Innovative techniques backed by solid technology are changing coalbed methane drilling and production from an art to a science.

North America is sitting on trillions of cubic feet of technically recoverable coalbed methane (CBM) reserves. This information is not new. But sitting on something is not the same as holding it in your hand, and for many years production of CBM could not be economically justified. The gas was adsorbed within coal cleats, which resemble small blocks, and held in place by tons of interstitial water. For years, coalbed methane was viewed as merely an impediment to coal production. Miners needed to degas their mines before they could safely work in them - a lesson many learned the hard way. The first coalbed wells were drilled prior to mining to lessen the risk of explosion. Later, entrepreneurs started thinking of ways they could capture and monetize the gas, and the race was on.

Traditionally, the technique for getting at the CBM was to drill a well into a coal seam and spend the next several months dewatering it. This reduced the hydrostatic head on the coal so the gas could desorb and make its way through the matrix to the cleat system and finally into the well. In many cases it was a gamble. Wells were drilled and thousands of dollars invested in dewatering only to find out that the gas volume was insufficient to support an economic producer. Now, thanks to a patented technique being applied by independent CDX Gas of Dallas, Texas, coalbed methane can be successfully drilled and produced - scientifically.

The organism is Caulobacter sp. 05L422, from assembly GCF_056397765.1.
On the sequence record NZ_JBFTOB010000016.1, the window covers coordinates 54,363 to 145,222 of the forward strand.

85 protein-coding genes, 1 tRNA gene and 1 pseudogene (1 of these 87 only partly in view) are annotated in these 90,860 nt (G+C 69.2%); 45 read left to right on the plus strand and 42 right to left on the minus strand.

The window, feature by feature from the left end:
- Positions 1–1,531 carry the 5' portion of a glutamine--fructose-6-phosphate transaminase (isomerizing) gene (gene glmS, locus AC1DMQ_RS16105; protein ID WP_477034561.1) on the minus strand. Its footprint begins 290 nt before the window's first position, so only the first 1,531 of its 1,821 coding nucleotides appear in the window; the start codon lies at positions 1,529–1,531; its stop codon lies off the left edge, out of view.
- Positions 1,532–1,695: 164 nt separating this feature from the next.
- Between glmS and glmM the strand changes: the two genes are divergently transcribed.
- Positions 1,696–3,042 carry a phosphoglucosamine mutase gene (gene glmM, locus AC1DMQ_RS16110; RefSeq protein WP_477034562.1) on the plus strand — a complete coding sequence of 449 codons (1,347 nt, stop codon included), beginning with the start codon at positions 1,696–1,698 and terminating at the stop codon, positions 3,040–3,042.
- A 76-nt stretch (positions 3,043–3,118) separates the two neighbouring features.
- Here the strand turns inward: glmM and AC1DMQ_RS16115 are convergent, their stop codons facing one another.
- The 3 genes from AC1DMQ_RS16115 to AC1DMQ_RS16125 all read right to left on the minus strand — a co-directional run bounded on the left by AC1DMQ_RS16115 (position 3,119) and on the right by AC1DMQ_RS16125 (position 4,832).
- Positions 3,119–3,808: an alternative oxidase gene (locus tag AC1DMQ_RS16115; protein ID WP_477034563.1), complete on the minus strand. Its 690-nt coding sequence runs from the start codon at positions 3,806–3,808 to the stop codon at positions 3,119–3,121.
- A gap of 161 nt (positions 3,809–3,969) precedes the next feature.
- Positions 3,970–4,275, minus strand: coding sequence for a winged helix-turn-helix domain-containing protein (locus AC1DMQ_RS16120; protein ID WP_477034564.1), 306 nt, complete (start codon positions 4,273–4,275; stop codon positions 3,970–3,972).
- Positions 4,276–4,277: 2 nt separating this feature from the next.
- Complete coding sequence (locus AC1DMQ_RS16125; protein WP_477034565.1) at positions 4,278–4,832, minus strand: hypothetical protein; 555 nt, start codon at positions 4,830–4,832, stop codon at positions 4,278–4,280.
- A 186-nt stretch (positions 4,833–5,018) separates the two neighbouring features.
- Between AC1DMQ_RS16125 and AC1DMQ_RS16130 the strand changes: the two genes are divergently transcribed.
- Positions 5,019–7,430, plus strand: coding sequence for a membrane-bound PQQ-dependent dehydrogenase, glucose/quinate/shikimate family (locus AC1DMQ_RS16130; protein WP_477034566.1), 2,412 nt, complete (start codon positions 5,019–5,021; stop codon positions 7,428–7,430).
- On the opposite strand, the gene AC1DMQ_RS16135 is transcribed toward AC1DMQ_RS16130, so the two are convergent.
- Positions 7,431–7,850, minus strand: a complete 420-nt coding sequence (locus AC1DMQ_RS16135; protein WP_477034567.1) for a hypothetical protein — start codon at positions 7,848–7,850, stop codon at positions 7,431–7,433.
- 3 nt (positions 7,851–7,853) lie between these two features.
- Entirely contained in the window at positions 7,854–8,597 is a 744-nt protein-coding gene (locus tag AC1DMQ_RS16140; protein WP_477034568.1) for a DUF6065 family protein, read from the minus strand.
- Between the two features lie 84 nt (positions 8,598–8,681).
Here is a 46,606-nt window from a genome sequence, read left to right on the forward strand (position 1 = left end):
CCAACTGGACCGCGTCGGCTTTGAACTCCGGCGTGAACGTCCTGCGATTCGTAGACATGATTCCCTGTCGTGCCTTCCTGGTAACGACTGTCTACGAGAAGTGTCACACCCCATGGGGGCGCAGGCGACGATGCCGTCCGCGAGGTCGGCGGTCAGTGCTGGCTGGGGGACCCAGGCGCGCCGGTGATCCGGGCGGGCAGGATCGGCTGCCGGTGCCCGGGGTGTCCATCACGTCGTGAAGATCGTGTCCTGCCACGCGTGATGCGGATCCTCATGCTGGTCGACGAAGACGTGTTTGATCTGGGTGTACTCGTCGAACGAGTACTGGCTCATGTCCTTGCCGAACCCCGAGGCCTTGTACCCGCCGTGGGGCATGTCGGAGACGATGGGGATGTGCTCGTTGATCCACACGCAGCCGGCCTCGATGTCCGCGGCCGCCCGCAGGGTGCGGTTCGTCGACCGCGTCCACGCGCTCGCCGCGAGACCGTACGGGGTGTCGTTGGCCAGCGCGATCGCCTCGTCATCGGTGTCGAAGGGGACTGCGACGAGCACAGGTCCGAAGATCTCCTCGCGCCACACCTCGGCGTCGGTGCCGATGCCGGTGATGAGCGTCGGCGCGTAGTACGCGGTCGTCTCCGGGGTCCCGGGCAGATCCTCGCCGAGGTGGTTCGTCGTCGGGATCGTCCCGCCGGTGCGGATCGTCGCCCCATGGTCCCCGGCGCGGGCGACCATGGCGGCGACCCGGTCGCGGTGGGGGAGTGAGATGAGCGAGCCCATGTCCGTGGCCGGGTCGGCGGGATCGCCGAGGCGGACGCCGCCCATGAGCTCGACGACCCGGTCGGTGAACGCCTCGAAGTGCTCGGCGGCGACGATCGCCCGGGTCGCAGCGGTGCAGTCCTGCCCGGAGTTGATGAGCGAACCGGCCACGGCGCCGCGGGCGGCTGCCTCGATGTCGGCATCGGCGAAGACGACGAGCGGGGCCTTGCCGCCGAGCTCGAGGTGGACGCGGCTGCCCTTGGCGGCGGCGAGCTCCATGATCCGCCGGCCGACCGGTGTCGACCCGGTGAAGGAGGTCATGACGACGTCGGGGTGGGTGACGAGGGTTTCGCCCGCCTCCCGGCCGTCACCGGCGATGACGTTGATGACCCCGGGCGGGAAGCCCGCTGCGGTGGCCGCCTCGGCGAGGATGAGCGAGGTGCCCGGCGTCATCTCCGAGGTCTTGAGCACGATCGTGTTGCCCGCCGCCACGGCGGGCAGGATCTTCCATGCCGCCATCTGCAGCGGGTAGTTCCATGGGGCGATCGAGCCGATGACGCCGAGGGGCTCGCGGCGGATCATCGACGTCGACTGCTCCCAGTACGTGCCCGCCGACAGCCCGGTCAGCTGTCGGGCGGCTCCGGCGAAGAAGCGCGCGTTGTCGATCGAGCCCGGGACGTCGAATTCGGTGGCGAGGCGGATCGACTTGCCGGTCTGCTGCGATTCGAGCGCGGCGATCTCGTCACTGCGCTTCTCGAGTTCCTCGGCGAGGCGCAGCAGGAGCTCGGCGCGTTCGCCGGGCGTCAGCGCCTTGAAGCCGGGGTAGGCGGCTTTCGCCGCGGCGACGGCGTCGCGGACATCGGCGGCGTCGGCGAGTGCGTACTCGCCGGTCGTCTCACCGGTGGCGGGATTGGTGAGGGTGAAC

How much is there?

According to estimates by the Potential Gas Committee and others, the US has more than 703 tcf of coalbed methane, with 147.4 tcf being technically recoverable. Currently, almost 1.5 tcf are being produced per year - about 10% of total annual US natural gas production. Canada is like a sleeping giant with reserve estimates ranging from an ultra conservative 146 tcf to more than 3,000 tcf. Most of Canada's CBM (352 tcf) is found in the Alberta plains, with the foothills of British Columbia and Alberta combining to add another 179 tcf. A small amount can be found in the Maritime Provinces. All areas are potential targets for CDX' technique.